The Stargate Project was the code name for a U.S. Army unit established in 1978 at Fort Meade, Maryland, by the Defense Intelligence Agency and SRI International (a California contractor) to investigate the potential for psychic phenomena in military and domestic applications. This primarily involved remote viewing, the purported ability to psychically “see” events, sites, or information from a great distance. The project was overseen until 1987 by Lt. Frederick Holmes “Skip” Atwater, an aide and “psychic headhunter” to Maj. Gen. Albert Stubblebine, and later president of the Monroe Institute. The unit was small-scale, comprising about 15 to 20 individuals, and was run out of “an old, leaky wooden barracks”.
The Stargate Project was terminated in 1995 after a CIA report concluded that it was never useful in any intelligence operation. Information provided by the program was vague, included irrelevant and erroneous data, and there was reason to suspect that its project managers had changed the reports so they would fit background cues. The program was featured in the 2004 book and 2009 film entitled The Men Who Stare at Goats, although neither mentions it by name.
In 1970, United States intelligence sources believed that the Soviet Union was spending 60 million rubles annually on “psychotronic” research. In response to claims that the Soviet program had produced results, the CIA initiated funding for a new program SCANATE (“scan by coordinate”) in 1970. Remote viewing research began in 1972 at the Stanford Research Institute (SRI) in Menlo Park, California. Proponents of the research said that a minimum accuracy rate of 65% required by the clients was consistently exceeded in the later experiments.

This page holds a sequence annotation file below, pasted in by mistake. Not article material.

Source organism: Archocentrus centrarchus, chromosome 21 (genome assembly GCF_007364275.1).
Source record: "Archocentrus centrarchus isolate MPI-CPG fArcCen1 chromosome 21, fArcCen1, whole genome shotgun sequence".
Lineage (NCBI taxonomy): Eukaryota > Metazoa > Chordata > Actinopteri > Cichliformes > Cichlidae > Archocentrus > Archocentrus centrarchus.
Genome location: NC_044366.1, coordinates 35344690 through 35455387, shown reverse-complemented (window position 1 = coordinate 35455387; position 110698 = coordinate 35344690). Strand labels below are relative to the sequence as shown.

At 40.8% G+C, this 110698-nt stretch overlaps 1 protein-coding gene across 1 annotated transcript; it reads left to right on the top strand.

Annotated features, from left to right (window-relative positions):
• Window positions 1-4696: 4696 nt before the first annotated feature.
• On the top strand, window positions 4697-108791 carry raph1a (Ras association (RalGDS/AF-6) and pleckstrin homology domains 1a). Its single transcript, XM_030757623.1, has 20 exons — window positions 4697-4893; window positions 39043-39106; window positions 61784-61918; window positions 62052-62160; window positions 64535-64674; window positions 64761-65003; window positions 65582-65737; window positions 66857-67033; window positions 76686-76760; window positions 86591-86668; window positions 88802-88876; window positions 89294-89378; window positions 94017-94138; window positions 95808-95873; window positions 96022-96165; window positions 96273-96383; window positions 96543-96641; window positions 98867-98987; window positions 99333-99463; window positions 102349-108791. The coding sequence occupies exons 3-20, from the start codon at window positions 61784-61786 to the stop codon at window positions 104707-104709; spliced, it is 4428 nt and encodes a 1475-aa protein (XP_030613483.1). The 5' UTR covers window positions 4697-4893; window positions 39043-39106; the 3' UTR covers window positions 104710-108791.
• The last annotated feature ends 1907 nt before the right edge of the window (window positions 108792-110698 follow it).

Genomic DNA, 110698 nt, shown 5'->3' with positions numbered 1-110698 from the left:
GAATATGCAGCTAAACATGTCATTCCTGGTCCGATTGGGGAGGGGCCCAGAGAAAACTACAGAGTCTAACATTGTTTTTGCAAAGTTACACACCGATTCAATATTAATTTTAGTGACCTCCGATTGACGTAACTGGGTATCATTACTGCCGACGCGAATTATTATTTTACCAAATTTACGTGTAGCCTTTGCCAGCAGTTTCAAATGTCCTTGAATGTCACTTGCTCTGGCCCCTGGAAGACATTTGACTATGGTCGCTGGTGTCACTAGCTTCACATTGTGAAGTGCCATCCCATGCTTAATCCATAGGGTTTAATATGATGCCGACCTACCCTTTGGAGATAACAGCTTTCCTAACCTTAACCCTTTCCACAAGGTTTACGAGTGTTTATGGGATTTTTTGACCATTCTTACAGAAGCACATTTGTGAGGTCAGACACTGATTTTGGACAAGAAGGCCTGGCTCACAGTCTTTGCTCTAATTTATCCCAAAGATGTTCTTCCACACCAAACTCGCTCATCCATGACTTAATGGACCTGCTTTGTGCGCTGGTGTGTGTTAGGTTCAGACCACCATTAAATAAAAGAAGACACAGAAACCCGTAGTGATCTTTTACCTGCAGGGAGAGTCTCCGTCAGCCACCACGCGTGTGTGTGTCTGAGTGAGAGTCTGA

In 1977, the Army Assistant Chief of Staff for Intelligence (ACSI) Systems Exploitation Detachment (SED) started the GONDOLA WISH program to “evaluate potential adversary applications of remote viewing.” Army Intelligence then formalized this in mid-1978 as an operational program GRILL FLAME, based in buildings 2560 and 2561 at Fort Meade, MD (INSCOM “Detachment G”). In early 1979 the research at SRI was integrated into GRILL FLAME, which was redesignated INSCOM CENTER LANE Project (ICLP) in 1983.
In 1984 the existence of the program was reported by Jack Anderson, and in that year it was unfavorably received by the National Academy of Sciences National Research Council. In late 1985 the Army funding was terminated, but the program was redesignated SUN STREAK and funded by the Defense Intelligence Agency Scientific and Technical Intelligence Directorate (office code DT-S).
In 1991 most of the contracting for the program was transferred from SRI to SAIC, with Edwin May controlling 70% of the contractor funds and 85% of the data. Its security was altered from Special Access Program (SAP) to Limited Dissemination (LIMDIS), and it was given the name STAR GATE.
In 1995, the defense appropriations bill directed that the program be transferred from DIA to CIA oversight. The CIA commissioned a report by American Institutes for Research that found that remote viewing had not been proved to work by a psychic mechanism, and said it had not been used operationally. The CIA subsequently cancelled and declassified the program.
The Stargate Project created a set of protocols designed to make the research of clairvoyance and out-of-body experiences more scientific, and to minimize as much as possible session noise and inaccuracy. The term “remote viewing” emerged as shorthand to describe this more structured approach to clairvoyance. Stargate only received a mission after all other intelligence attempts, methods, or approaches had already been exhausted.